After eight years fishing in one boat it was crunch time – buy bigger or look at other options? MICK FLETORIDIS reports.

IF you’ve been reading Fishing World regularly you’ve probably seen a number of pieces on my Webster Bassmaster 4.3. Bought new in 2000 from a Canberra dealership, the little alloy cat’s been a project boat of sorts and undergone a number of changes to improve fit-out and fishability.  

After getting the boat to its most fishing-functional level, I thought about upgrading to gain weather protection and do more regular offshore trips. Unfortunately, limited budget and garage space meant a bigger boat wasn’t an option.

Shortly after, a conversation about outboards with BRP’s Riley Tolmay proved timely. He suggested fitting a new E-Tec outboard onto my Webster for some long-term testing. Running a new “clean” technology outboard on the Webbie seemed a great way to revamp the boat. Re-powering is becoming more and more popular these days – as a way to reduce fuel costs,  noise and engine vibrations. Changing to new DI two-stroke and four-strokes over old carby two-strokes also lessens the cost involved with buying a whole new boat/motor/trailer package.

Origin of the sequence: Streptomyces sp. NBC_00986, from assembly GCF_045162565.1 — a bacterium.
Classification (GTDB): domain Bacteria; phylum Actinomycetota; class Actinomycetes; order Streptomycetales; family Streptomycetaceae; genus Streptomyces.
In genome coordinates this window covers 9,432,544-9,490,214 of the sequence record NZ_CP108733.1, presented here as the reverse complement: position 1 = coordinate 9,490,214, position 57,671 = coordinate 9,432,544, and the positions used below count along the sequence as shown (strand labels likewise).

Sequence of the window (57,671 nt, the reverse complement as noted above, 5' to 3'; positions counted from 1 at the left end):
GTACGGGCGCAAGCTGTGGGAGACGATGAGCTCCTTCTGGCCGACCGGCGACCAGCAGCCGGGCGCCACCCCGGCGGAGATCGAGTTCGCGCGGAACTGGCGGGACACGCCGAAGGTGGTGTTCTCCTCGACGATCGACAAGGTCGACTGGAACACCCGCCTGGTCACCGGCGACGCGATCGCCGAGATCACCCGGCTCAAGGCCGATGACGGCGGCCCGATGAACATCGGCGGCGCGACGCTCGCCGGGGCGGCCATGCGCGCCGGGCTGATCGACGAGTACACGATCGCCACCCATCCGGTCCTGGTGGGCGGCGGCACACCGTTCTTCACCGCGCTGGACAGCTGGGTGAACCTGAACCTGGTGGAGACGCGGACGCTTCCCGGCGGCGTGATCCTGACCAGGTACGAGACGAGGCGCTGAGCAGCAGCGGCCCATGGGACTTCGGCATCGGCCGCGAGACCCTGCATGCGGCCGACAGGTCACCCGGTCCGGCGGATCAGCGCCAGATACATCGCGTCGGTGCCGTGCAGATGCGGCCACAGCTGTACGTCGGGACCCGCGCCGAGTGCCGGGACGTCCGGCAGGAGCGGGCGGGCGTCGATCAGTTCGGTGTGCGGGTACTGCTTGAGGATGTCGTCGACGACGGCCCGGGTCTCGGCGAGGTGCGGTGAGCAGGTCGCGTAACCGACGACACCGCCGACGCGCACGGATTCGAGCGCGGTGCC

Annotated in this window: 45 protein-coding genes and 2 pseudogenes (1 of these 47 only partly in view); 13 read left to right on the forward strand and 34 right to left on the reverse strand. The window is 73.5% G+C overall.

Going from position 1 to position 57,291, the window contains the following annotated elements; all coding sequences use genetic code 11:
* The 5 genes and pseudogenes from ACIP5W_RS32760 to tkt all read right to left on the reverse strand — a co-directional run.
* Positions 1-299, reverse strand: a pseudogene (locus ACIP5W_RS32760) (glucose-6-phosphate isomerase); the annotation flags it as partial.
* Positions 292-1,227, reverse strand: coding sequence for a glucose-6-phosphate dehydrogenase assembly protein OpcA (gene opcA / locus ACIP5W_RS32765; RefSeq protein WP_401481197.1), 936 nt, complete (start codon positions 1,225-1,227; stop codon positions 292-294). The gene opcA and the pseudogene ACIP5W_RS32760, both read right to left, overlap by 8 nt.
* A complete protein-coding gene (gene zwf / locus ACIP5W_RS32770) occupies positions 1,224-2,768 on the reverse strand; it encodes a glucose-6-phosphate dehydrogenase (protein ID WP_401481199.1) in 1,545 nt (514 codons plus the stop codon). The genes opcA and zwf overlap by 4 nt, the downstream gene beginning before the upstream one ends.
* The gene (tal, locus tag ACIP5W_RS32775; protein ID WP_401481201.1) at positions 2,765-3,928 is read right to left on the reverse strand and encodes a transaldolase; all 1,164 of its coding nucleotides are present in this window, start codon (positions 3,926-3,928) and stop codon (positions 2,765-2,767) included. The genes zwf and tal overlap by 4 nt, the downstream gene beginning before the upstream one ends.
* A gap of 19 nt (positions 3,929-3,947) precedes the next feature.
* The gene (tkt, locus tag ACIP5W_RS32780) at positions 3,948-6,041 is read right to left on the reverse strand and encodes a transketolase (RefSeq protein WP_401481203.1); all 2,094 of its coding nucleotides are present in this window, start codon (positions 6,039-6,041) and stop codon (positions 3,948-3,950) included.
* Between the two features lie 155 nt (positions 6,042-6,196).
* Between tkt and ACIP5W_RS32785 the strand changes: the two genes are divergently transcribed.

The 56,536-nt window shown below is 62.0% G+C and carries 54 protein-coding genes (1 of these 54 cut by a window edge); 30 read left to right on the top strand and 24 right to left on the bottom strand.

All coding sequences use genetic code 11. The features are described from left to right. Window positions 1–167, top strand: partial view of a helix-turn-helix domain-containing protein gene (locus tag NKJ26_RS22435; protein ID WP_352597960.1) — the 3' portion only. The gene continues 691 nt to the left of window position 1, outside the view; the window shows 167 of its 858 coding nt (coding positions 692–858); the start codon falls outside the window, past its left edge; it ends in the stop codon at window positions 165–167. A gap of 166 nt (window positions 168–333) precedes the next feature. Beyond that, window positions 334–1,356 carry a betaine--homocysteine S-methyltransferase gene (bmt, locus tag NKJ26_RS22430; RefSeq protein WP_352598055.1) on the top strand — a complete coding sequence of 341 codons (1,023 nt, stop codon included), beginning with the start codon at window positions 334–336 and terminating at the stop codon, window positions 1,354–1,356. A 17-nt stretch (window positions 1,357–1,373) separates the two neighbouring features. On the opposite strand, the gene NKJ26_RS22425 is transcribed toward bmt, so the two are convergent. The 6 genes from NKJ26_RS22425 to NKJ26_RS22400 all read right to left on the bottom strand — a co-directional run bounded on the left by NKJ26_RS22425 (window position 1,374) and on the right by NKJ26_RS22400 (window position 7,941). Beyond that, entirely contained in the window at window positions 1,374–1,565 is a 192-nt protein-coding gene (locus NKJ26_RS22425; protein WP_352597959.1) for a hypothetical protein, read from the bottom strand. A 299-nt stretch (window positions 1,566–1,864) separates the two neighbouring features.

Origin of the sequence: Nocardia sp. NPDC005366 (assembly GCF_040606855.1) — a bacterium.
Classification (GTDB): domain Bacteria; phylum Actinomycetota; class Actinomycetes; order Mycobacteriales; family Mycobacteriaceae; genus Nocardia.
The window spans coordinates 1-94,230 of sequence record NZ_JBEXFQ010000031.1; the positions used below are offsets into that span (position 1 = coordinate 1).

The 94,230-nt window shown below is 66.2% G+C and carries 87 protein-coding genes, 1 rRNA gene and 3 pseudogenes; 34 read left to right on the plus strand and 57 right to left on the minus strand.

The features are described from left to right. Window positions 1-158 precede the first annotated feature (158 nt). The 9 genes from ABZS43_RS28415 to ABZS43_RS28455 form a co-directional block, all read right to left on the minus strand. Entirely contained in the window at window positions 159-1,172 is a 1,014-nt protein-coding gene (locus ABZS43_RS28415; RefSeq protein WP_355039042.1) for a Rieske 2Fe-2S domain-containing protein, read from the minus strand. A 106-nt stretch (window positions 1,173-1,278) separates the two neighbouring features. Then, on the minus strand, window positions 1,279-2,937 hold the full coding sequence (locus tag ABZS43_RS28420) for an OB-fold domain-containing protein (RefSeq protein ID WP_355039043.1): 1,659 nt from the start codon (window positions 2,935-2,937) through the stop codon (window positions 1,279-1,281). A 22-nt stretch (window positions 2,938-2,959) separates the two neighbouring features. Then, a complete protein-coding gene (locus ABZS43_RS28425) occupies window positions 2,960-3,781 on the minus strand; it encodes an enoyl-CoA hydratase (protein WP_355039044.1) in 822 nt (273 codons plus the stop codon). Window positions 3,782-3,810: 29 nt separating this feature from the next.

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I made a call to Webster Twinfisher Enterprises in Orange to assess if the boat could handle the new engine. Webster’s Daniel Schofield had me towing the boat to Orange a week later for a facelift or, more aptly, “bumlift”. Anyone who knows the history of these single-engined catamarans will recall early versions sagged at the bum when the first generation of heavier four-stroke outboards were fitted.

Webster founder Ron Webster added extra buoyancy chambers to his hulls to lift the stern, an addition that’s now a standard fit on Websters.

With my boat built prior to the hull update, the re-power provided an opportunity to fit these chambers, effectively updating the hull’s rating to 60hp; E-Tec’s 40/50/60 DI two-stroke is also around 21kgs heavier than the pre-existing Tohatsu 50 and one of the lightest “clean” technology engines available.